For general health information:
Centers for Disease Control and Prevention (http://www.cdc.gov)
Information on health, safety, environmental health, violence, injury, and more.
Center for Infectious Disease Research and Policy (http://www.cidrap.umn.edu)
University of Minnesota covers influenza, bioterrorism, food safety, and more.
Genetics Home Reference (http://ghr.nlm.nih.gov)
Provides consumer-friendly information about the effects of variations on human health.
Guttmacher Institute (www.guttmacher.org)
The Guttmacher Institute website provides resources on varied topics: abortion, adolescents, contraception, HIV/AIDS, STIs, pregnancy, bioethics, and more.
With separate areas for kids and teens, KidsHealth provides articles, animations, games, and resources on physical and emotional health.
Mayo Clinic (www.mayoclinic.org)
Health information and research available including clinical trials and other publications.
MedLine Plus (http://medlineplus.gov/)
A service of the National Institutes of Health, MedLine Plus provides information on 750 topics plus an encyclopedia, dictionary, and current news.
National Institutes of Health (http://nih.gov)
Comprehensive information on health related topics easily searched under the "Health Information" section.
National Institute of Mental Health (http://www.nimh.nih.gov)
This NIH site includes information, statistics, publications, and clinical trials on mental health and disorders.
National Center for Complementary and Alternative Medicine (http://nccam.nih.gov)
Learn about complementary and alternative medicine with research from the NIH.
Office of Adolescent Health (www.hhs.gov/ash/oah)
From the U.S. Dept. of Health and Human Services, OAH provides resources on reproductive health, mental health, physical health, nutrition, substance abuse, and healthy relationships.
Planned Parenthood Info for Teens (http://www.plannedparenthood.org/teens)
Planned Parenthood’s website for teens provides health information; including topics on gender, sexuality, dating, disease, pregnancy, birth control, and relationships.
World Health Organization (http://www.who.int/csr/disease/en)
Diseases covered by GAR (Global Alert and Response)
For specific diseases, disorders, and conditions:
Alzheimer’s Association (http://alz.org)
The latest Alzheimer care strategies, research findings and advocacy initiatives.
American Academy of Allergy, Asthma, & Immunology (http://www.aaaai.org)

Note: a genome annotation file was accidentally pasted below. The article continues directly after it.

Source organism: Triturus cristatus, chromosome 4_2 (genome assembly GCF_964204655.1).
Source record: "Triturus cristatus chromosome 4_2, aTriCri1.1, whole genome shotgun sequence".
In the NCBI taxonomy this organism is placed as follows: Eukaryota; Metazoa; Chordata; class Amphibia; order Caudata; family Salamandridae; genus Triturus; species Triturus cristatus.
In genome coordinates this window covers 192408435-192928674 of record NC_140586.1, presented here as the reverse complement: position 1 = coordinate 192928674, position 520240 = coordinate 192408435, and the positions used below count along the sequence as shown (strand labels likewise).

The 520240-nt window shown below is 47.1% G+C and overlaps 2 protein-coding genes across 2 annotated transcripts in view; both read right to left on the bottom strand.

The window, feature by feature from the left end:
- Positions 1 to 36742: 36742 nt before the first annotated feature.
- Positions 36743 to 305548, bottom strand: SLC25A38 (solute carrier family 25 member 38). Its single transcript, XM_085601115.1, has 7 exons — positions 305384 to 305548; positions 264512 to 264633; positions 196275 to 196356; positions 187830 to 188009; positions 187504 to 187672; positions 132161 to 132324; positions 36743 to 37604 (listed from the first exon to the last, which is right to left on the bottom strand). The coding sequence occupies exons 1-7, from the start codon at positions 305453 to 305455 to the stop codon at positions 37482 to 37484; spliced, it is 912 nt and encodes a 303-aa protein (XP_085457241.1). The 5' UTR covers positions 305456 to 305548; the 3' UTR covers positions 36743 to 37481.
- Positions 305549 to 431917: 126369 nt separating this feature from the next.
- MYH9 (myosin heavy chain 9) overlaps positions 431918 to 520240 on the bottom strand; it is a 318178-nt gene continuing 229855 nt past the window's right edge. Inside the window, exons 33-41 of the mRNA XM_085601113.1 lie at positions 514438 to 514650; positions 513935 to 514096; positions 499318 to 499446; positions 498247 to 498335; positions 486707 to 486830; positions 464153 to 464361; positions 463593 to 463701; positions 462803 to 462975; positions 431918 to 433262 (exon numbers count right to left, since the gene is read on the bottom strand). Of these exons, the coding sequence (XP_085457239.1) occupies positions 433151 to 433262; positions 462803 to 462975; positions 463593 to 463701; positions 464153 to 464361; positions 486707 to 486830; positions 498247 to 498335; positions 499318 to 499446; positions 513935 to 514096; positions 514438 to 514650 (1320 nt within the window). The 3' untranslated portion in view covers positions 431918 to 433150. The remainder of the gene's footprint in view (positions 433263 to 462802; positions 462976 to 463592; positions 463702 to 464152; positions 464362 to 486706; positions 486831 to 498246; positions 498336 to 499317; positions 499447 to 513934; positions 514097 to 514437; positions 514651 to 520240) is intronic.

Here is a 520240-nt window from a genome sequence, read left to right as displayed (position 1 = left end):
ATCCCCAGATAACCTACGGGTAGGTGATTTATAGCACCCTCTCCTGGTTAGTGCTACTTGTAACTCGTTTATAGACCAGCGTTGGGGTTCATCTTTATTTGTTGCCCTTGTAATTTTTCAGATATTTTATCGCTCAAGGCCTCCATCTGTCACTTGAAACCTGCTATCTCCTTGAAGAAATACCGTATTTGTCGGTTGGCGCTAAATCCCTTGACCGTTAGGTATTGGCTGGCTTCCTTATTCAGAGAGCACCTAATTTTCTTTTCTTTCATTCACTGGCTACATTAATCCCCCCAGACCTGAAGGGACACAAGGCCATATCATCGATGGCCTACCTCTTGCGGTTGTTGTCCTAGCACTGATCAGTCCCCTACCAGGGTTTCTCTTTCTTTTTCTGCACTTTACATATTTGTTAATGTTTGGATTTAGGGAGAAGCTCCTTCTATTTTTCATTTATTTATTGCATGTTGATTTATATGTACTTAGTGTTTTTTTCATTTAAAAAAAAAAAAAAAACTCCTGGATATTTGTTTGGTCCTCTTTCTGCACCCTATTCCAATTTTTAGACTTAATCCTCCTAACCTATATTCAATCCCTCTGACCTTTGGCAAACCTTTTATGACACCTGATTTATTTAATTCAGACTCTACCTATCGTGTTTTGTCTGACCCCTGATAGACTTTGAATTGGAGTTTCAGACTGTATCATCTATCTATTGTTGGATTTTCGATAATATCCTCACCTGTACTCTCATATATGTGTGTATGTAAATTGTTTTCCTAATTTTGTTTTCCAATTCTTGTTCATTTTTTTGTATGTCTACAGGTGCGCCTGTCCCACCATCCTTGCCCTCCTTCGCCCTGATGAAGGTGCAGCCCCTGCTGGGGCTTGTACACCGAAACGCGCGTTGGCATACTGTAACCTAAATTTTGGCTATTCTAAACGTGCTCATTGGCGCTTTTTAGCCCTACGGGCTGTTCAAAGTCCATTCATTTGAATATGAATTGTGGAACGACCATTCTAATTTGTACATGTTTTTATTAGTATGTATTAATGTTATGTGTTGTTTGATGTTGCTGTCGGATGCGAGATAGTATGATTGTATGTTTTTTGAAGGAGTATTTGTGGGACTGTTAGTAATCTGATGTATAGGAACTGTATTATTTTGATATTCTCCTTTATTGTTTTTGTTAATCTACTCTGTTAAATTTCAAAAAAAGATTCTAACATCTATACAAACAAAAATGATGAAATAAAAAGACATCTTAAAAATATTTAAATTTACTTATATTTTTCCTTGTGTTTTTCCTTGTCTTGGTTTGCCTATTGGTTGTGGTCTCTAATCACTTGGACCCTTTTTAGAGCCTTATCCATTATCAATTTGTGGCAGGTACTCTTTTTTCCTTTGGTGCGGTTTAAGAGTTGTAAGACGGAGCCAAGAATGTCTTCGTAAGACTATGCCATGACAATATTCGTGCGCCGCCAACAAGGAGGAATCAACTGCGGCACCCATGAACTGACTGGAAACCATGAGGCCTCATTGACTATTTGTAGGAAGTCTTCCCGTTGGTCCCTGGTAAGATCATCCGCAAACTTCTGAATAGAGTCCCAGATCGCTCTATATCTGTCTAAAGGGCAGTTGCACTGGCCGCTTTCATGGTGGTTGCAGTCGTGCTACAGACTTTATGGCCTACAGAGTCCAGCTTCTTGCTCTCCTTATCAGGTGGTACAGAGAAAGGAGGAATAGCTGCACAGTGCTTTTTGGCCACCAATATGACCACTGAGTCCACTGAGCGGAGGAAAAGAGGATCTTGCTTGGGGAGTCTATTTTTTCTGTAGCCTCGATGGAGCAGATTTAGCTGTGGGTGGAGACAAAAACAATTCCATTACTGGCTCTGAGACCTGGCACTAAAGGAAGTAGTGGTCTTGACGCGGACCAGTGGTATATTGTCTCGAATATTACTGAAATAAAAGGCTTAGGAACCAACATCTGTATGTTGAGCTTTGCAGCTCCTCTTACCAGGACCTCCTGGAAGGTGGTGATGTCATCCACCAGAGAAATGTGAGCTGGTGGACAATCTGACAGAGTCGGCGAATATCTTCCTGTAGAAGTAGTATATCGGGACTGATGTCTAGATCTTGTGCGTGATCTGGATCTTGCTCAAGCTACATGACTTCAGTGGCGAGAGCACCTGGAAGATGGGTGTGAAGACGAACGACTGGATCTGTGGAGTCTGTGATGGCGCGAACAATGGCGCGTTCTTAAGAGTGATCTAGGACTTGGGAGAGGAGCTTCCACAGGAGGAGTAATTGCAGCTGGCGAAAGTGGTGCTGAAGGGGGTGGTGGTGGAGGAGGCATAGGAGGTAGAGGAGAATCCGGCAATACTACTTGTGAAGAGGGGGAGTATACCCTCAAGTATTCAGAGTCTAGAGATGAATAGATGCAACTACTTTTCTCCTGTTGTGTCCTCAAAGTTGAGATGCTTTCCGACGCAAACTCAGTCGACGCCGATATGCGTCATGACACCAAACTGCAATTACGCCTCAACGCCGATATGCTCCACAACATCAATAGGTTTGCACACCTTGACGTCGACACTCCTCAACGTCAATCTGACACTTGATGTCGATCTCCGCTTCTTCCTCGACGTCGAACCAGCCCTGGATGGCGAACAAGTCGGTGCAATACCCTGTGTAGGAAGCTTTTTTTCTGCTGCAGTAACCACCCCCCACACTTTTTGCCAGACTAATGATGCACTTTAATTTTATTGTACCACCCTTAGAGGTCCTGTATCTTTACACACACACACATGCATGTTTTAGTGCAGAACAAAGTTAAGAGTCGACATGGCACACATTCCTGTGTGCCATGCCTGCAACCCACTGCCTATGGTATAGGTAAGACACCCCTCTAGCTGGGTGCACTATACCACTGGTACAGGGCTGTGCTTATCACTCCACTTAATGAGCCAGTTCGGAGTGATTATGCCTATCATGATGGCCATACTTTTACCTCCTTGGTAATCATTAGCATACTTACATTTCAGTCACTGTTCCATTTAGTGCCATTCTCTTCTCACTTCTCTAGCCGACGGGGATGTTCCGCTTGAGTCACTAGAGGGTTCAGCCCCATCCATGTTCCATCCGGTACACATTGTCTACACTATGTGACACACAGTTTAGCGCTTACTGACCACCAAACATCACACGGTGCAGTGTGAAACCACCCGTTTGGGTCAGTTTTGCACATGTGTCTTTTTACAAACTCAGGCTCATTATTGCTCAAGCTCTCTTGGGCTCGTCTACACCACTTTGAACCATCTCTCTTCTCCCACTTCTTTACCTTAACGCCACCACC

Covers asthma, food allergies,
American Cancer Society (http://www.cancer.org)
Cancer facts, statistics, research, and treatments.
American Diabetes Association (http://www.diabetes.org)
Comprehensive information on diabetes including nutrition and lifestyle sections.
American Heart Association – Diseases and Conditions
Covers topics related to hypertension, stroke, and other heart related diseases.
Cerebral Palsy Research Network (https://cprn.org/)
The Cerebral Palsy Research Network (CPRN) is a group of doctors, therapists and patient advocates collaborating to improve treatments and outcomes for people with cerebral palsy (CP).
The Cerebral Palsy Toolkit (https://cpnowfoundation.org//)
A resource for families from CP Now.
HIV InSite: Gateway to AIDS Knowledge (http://hivinsite.ucsf.edu/InSite)
Comprehensive, up-to-date information on HIV/AIDS treatment, prevention, and policy from the University of California, San Francisco.
Flu.gov provides comprehensive government-wide information on seasonal, H1N1 (swine), H5N1 (bird) and pandemic influenza.
Medline Plus – Herpes Simplex (http://www.nlm.nih.gov/medlineplus/herpessimplex.html)
Comprehensive information on herpes simplex including videos, photographs, interactive tutorials, and other valuable information sources.
National Institute of Arthritis and Musculoskeletal and Skin Diseases (http://www.niams.nih.gov/Health_Info/default.asp)
Reference articles, clinical trials, journal articles, and more on arthritis and musculoskeletal and skin diseases.
Good in-depth research often involves using information found on the internet. When using web resources provided by or recommended by your teacher or librarian, you can feel confident that you have credible sources. When you independently find resources on the internet, it may not be so clear if you are looking at a credible source. Click HERE for a few tips to help you evaluate websites.